So when the eagle landed, it was a-flapping just a wee bit: road closures ensnaring me in an increasingly alienating Brum. Cruel, as it had all started so well, with a spookily trouble-free cruise in yesterday and a deliciously quiet overnight in a ver-ry decent but inevitably budget-tastic room in a central, theoretically convenient hotel.

After being charmingly temperature-frisked, I’m in, with time to slurp a little orange juice and get set. Beth Langston will open to Georgia Adams, Diamonds having won the toss. On it. Full, straight, defended.

Good over, from, Langston. Notable for challenging line and length and the volume of chirpiness from her comrades-in-arms. (Of course that wouldn’t, ordinarily, be audible. But hey, it’s a beautiful day, now. Let’s not get caught up in that Covidness thing). It really is a beautiful day: I feel privileged to be here, in a great stadium, watching cup-final cricket.

Final ball of the third over, from the immaculate Langston, tails away in the air just a little. First sign of meaningful swing: previously she’s drawn a touch of grip with leg-cutters but the strip looks batter-friendly, early-doors.

Linsey Smith is backing Langston up, with her gentle left arm offspin. I’m looking gun-barrel straight down the pitch: she’s varying more than turning. Vipers reach a sedate but untroubled 7 for 0 after 4.

It’s a goodish, steadyish start from both sides. Adams perhaps a tad streaky with a four down through third man, off Smith. Good focus from bowlers and fielders. Doesn’t at this stage feel like a day for dramatic collapses, said he, knowing this is *fatal*: Adams is magnificently poised in her forward defence, off Langston, as if to emphasise the point. Impressed, by the bowler’s consistency and courageous fullness. If there was any help she would be a right handful.

First change is Phoebe Graham, for Smith. She drops short, to Adams, who clubs her, without timing, over midwicket for four. The light is now almost indescribably wonderful. Coolish, yellow, autumnal – deeply, energisingly fabulous. A touch of away-swing, for Graham but it strays: wide. 23 for 0, after 8.

So slowly, slowly from Southern Vipers but could it already be critical that Adams, who has a pret-ty staggering 460 runs already in her six innings in the tournament, is looking set, on 17? The counter-argument is that Diamonds have shown great discipline, so far. There may even be a subtle squeeze on; certainly that energy and volume in the field is strong.

Ah. Two successive boundaries – the second of which should plainly have been stopped by the unconvincingly flopping Graham – feels like a mini-breakout. Important period, now, as we segue from steadyish start to full-on partnership, from these openers. 35 for 0, after 10.

Enter Levick; she of the effective but idiosyncratic legspin-from-over-the-shoulderdom. She flips one out, first up; it turns but is cut away for four. The over does mark a change, however – a different kind of challenge, at the right time. And there is turn.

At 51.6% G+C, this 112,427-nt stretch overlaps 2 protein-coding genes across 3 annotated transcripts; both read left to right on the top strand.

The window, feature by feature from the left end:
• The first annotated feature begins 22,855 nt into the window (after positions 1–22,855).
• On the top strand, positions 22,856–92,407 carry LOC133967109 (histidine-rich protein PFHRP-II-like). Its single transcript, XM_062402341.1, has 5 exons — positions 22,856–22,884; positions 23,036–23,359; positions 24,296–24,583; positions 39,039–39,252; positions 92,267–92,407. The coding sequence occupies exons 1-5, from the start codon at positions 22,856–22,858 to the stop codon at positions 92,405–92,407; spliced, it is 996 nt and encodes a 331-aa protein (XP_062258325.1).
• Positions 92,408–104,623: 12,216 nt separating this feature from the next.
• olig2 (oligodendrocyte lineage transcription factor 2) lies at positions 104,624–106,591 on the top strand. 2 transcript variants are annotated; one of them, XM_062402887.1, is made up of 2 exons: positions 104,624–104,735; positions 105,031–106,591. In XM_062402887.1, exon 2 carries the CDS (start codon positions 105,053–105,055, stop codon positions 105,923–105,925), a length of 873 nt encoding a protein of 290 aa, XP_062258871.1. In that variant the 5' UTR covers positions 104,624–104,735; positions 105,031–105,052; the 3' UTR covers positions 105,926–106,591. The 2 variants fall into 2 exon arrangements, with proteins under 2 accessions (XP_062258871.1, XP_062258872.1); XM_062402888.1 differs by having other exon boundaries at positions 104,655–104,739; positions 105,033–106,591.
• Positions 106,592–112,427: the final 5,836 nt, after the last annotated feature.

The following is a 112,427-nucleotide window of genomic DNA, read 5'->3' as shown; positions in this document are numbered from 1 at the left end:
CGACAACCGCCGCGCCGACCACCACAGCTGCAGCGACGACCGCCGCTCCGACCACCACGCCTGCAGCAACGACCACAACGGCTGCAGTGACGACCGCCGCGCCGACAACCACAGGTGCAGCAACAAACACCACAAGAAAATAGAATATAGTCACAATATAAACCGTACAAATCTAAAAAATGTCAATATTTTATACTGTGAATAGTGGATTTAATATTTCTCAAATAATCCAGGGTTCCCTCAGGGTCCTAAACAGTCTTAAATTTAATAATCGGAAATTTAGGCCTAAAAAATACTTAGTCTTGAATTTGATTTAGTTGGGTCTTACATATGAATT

Some of you will know that I’m an honorary West-Walian, and therefore ‘my teams’ are Glamorgan and, more relevantly Western Storm. Storm (second in the group behind Vipers) are strongish, with a competitive bowling attack. Georgia Adams utterly dismissed them, with a haughty 154 not out, in one of the crunch matches from the qualifying stage. At 65 for 0, with the Vipers’ skipper on an increasingly imperious 44, you can’t help but wonder…

Gunn has joined with Graham, who continues to toil away, full and generally straight, from beneath us in the Media Centre. McCaughan, to put Adams’ influence into perspective, is on 13 at this point.

Just a sense now, that Graham is beginning to get found out. McCaughan, no doubt conscious of that discrepancy in terms of her contribution, hoists twice, aggressively to leg, for two boundaries, in the 18th over. Gunn, who let’s be honest, has made a career out of doing this, will need to steady the proverbial ship. She can’t prevent the 50, mind, for Adams. 82 for 0, off 19.

So. Very true strip: might this all be about run rate? Or is the inviolable nature of the Vipers batting going to be simply at a different level to the Diamonds? As I write, the current run rate is 4.25 per over but we can only imagine that, should Adams and McCaughan persist *or not*, the Vipers can really launch, from here. 93 for 0, from 22.

Gunn is as quietly, doughtily consistent as we might expect. Despite seeming hittable, she mixes up those variations and plops it relentlessly where she wants to. With Adams on top of her game, Gunn has conceded only 13 from 5 overs. Smith, from the other end, must try to match that miserliness.

The ton is up after 23, bringing the first real drama. McCaughan, understandably chasing a poor, wide one from Smith, is nicking a fine top edge behind. Gone for 35. Pleasing symmetry to the scoreboard at 100 for 1. Enter the powerful Bouchier.

Diamonds tie Bouchier down – or rather the newcomer fails to find enough of the singles that are available – and we have a quietish period, broken only by lovely hands from Adams, who cuts deftly to third man.

Gunn continues, from the Birmingham End (formerly the City End). Bouchier drives nicely through extra cover – four.

Graham beams Bouchier (for a no ball), which is almost taken by a diving midwicket. The free hit is missed entirely, by the swinging Adams. Then we have Levick, returning for Gunn. Adams somehow finds the gap between the two players backward of square on the offside circle. Four. 128 for 1 after 29. Run rate 4.4.